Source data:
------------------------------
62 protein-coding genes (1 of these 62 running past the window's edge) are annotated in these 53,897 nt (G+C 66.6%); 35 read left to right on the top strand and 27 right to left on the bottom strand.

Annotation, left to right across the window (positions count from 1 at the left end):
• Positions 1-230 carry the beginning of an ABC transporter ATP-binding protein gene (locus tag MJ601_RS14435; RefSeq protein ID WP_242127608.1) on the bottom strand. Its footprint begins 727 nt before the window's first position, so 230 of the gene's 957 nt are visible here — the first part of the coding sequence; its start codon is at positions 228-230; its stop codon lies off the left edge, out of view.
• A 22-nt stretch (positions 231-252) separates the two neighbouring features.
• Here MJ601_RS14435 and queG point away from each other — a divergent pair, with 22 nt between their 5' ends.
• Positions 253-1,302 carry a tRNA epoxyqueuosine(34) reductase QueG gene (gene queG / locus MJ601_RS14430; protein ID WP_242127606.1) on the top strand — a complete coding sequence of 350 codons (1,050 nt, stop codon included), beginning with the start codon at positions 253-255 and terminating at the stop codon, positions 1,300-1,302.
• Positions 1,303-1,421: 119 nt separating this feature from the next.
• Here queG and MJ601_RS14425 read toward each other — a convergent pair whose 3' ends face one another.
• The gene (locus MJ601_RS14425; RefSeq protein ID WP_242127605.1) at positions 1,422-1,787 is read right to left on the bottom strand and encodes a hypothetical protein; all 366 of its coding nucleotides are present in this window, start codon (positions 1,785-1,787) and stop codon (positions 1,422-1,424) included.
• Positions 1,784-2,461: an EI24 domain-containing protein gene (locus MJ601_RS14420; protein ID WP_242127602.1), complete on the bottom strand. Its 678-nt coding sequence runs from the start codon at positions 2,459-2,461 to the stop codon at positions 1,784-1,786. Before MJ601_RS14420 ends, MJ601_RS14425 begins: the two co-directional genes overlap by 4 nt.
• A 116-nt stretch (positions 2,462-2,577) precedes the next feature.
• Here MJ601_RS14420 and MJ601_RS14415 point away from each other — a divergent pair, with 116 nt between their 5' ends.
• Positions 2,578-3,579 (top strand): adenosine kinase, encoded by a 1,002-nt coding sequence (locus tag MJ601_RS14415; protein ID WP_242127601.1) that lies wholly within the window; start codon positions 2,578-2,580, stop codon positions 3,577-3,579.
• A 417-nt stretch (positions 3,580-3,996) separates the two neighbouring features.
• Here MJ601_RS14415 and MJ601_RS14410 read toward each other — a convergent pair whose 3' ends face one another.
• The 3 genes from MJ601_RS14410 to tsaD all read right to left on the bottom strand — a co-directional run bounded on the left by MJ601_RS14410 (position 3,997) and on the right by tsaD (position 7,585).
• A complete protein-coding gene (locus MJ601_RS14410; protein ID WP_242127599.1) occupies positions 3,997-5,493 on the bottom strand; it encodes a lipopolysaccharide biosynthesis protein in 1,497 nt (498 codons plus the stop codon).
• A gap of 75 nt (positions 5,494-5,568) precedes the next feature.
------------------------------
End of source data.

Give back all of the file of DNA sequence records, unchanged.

62 protein-coding genes (1 of these 62 running past the window's edge) are annotated in these 53,897 nt (G+C 66.6%); 35 read left to right on the top strand and 27 right to left on the bottom strand.

Annotation, left to right across the window (positions count from 1 at the left end):
• Positions 1-230 carry the beginning of an ABC transporter ATP-binding protein gene (locus tag MJ601_RS14435; RefSeq protein ID WP_242127608.1) on the bottom strand. Its footprint begins 727 nt before the window's first position, so 230 of the gene's 957 nt are visible here — the first part of the coding sequence; its start codon is at positions 228-230; its stop codon lies off the left edge, out of view.
• A 22-nt stretch (positions 231-252) separates the two neighbouring features.
• Here MJ601_RS14435 and queG point away from each other — a divergent pair, with 22 nt between their 5' ends.
• Positions 253-1,302 carry a tRNA epoxyqueuosine(34) reductase QueG gene (gene queG / locus MJ601_RS14430; protein ID WP_242127606.1) on the top strand — a complete coding sequence of 350 codons (1,050 nt, stop codon included), beginning with the start codon at positions 253-255 and terminating at the stop codon, positions 1,300-1,302.
• Positions 1,303-1,421: 119 nt separating this feature from the next.
• Here queG and MJ601_RS14425 read toward each other — a convergent pair whose 3' ends face one another.
• The gene (locus MJ601_RS14425; RefSeq protein ID WP_242127605.1) at positions 1,422-1,787 is read right to left on the bottom strand and encodes a hypothetical protein; all 366 of its coding nucleotides are present in this window, start codon (positions 1,785-1,787) and stop codon (positions 1,422-1,424) included.
• Positions 1,784-2,461: an EI24 domain-containing protein gene (locus MJ601_RS14420; protein ID WP_242127602.1), complete on the bottom strand. Its 678-nt coding sequence runs from the start codon at positions 2,459-2,461 to the stop codon at positions 1,784-1,786. Before MJ601_RS14420 ends, MJ601_RS14425 begins: the two co-directional genes overlap by 4 nt.
• A 116-nt stretch (positions 2,462-2,577) precedes the next feature.
• Here MJ601_RS14420 and MJ601_RS14415 point away from each other — a divergent pair, with 116 nt between their 5' ends.
• Positions 2,578-3,579 (top strand): adenosine kinase, encoded by a 1,002-nt coding sequence (locus tag MJ601_RS14415; protein ID WP_242127601.1) that lies wholly within the window; start codon positions 2,578-2,580, stop codon positions 3,577-3,579.
• A 417-nt stretch (positions 3,580-3,996) separates the two neighbouring features.
• Here MJ601_RS14415 and MJ601_RS14410 read toward each other — a convergent pair whose 3' ends face one another.
• The 3 genes from MJ601_RS14410 to tsaD all read right to left on the bottom strand — a co-directional run bounded on the left by MJ601_RS14410 (position 3,997) and on the right by tsaD (position 7,585).
• A complete protein-coding gene (locus MJ601_RS14410; protein ID WP_242127599.1) occupies positions 3,997-5,493 on the bottom strand; it encodes a lipopolysaccharide biosynthesis protein in 1,497 nt (498 codons plus the stop codon).
• A gap of 75 nt (positions 5,494-5,568) precedes the next feature.